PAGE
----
Scammers love situational vulnerability. Situational vulnerability happens whenever something is happening in your life that would make it easier for you to make an unwise decision you wouldn’t normally make, or make it easier for a criminal to push you into doing something rash. Situational vulnerability makes it much more likely for people to become fraud victims.

Scammers used to comb through obituaries to target grieving families. Bereavement is a situational vulnerability. You’re dealing with loneliness, loss, grief, family pressure, and the material responsibilities of managing a loved one’s death. It’s not easy to make calm and rational decisions in that state. Criminals love to target people in that situation when they’re not thinking clearly.

Other situations causing situational vulnerability are divorce, relationship breakdown, the birth of a child, and periods of mental health struggles. The average person in the UK has four periods of mental health struggles per year. If scammers catch people during one, it’s easy for people to become fraud victims.

Everybody can be vulnerable to being scammed at any point.

Lou Baxter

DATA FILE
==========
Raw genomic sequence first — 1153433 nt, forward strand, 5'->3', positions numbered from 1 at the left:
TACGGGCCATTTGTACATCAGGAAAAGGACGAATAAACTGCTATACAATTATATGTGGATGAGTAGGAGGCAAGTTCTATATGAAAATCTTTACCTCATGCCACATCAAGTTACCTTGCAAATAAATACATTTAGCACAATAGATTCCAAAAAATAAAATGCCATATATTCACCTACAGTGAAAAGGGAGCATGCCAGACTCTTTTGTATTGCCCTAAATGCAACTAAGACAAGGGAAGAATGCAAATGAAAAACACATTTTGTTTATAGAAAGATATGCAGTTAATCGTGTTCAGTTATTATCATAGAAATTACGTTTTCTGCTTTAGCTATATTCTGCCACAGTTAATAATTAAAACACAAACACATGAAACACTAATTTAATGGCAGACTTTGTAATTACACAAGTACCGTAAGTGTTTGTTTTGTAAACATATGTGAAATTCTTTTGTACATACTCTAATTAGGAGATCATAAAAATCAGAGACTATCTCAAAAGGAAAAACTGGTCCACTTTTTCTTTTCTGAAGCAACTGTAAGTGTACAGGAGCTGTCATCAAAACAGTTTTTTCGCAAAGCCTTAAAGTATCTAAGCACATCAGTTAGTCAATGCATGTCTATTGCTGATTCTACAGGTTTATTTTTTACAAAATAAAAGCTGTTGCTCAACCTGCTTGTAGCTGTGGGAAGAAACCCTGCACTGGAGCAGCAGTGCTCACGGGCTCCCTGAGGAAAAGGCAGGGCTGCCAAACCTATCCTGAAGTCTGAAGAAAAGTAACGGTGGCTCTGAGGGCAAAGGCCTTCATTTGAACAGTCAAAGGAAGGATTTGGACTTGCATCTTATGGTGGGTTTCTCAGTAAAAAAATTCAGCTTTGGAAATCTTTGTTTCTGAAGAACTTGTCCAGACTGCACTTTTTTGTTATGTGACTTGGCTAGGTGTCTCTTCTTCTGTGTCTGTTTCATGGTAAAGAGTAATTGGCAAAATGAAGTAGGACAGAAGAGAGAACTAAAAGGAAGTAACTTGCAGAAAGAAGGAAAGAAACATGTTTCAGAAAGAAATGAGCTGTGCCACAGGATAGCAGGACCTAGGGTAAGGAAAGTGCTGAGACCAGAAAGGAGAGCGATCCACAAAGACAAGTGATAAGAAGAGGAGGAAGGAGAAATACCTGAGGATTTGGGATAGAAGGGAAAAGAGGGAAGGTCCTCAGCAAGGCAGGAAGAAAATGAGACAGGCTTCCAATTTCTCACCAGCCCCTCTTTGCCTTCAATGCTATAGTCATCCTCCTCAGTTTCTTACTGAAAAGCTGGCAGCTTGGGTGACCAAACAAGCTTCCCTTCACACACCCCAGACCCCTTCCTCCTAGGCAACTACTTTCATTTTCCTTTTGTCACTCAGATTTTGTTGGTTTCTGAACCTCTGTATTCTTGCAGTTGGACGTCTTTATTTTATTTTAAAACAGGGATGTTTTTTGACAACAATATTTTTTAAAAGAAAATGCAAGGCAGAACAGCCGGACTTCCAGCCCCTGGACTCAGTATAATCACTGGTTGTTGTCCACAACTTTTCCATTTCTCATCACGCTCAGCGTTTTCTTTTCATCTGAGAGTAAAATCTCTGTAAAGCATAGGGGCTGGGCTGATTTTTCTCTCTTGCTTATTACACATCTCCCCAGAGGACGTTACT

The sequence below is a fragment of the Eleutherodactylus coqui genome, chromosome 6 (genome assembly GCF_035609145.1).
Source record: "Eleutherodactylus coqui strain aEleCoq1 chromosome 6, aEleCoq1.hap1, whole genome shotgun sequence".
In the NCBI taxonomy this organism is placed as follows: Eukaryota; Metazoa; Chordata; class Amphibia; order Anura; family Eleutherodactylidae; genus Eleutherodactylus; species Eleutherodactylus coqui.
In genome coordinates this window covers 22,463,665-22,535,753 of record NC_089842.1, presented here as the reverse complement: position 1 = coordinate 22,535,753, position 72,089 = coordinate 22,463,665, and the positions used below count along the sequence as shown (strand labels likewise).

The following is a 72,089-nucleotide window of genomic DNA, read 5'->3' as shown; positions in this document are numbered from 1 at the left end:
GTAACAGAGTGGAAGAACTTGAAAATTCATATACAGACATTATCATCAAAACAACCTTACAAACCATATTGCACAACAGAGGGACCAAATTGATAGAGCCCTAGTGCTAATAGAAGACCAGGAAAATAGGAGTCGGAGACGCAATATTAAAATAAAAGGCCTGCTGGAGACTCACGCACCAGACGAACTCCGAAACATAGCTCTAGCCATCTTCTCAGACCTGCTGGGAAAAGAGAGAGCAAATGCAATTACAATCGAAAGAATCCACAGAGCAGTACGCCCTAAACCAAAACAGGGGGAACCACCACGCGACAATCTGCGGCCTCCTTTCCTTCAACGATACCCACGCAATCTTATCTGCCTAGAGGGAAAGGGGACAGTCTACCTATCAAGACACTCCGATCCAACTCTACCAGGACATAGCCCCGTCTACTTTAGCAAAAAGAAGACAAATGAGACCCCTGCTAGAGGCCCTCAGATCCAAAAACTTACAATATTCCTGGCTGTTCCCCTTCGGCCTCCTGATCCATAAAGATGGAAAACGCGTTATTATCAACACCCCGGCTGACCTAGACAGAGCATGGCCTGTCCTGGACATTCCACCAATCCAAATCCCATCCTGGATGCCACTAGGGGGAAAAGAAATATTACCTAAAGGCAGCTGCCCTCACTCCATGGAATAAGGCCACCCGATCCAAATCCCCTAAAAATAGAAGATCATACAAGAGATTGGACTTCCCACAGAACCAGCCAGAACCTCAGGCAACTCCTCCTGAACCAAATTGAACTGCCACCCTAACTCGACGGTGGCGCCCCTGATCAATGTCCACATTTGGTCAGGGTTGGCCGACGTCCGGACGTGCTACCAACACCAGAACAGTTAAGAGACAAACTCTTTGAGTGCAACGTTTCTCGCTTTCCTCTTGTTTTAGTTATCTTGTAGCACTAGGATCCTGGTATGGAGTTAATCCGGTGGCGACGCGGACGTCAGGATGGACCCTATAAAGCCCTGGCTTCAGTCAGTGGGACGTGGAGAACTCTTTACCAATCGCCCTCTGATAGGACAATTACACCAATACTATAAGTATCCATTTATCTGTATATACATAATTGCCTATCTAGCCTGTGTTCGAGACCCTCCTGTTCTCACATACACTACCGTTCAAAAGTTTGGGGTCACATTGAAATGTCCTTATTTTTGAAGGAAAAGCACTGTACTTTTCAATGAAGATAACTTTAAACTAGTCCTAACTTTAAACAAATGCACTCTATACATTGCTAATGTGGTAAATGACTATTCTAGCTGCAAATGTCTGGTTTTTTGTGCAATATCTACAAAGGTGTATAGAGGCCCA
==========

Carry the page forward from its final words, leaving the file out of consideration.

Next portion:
The Economy as a Situational Vulnerability

Currently, the entire economy is a situational vulnerability. We’ve probably all seen on the news that the economy isn’t great. In the UK especially, there’s a cost-of-living crisis. People are talking about net zero, lowering emissions, and saving energy, which requires a move into a green energy marketplace. This is a double whammy of vulnerability. The economy isn’t doing great, and the green energy marketplace is vulnerable because it’s never been done before. People are stressed, afraid, and looking for a change or a way out. Criminals will exploit this. Lou has seen them targeting people with government grant scams. They claim they can provide solutions if you act now, but all they’re really doing is committing fraud.

When the Scammer is a “Friend”

For fraud victims dealing with cognitive decline, early-onset dementia, loneliness, or social isolation, the situation can be even worse. If someone is repeatedly targeted by a scammer, they can actually cross a barrier so they feel like the criminal is a friend. It’s similar to a romance scam. The victim develops a relationship with the scammer, so in order to get help, they first have to admit this friend they’ve made is stealing their money.

Admitting that they have been scammed and what that has caused can be catastrophic for some fraud victims. If they really admit how much they lost and what it means, it can be devastating for their mental health. Often they deny they ever respond to obvious scams. Sometimes they flat-out lie. Part of getting help for these victims is having empathy. It needs to be okay for people to talk about what happened so they can receive support.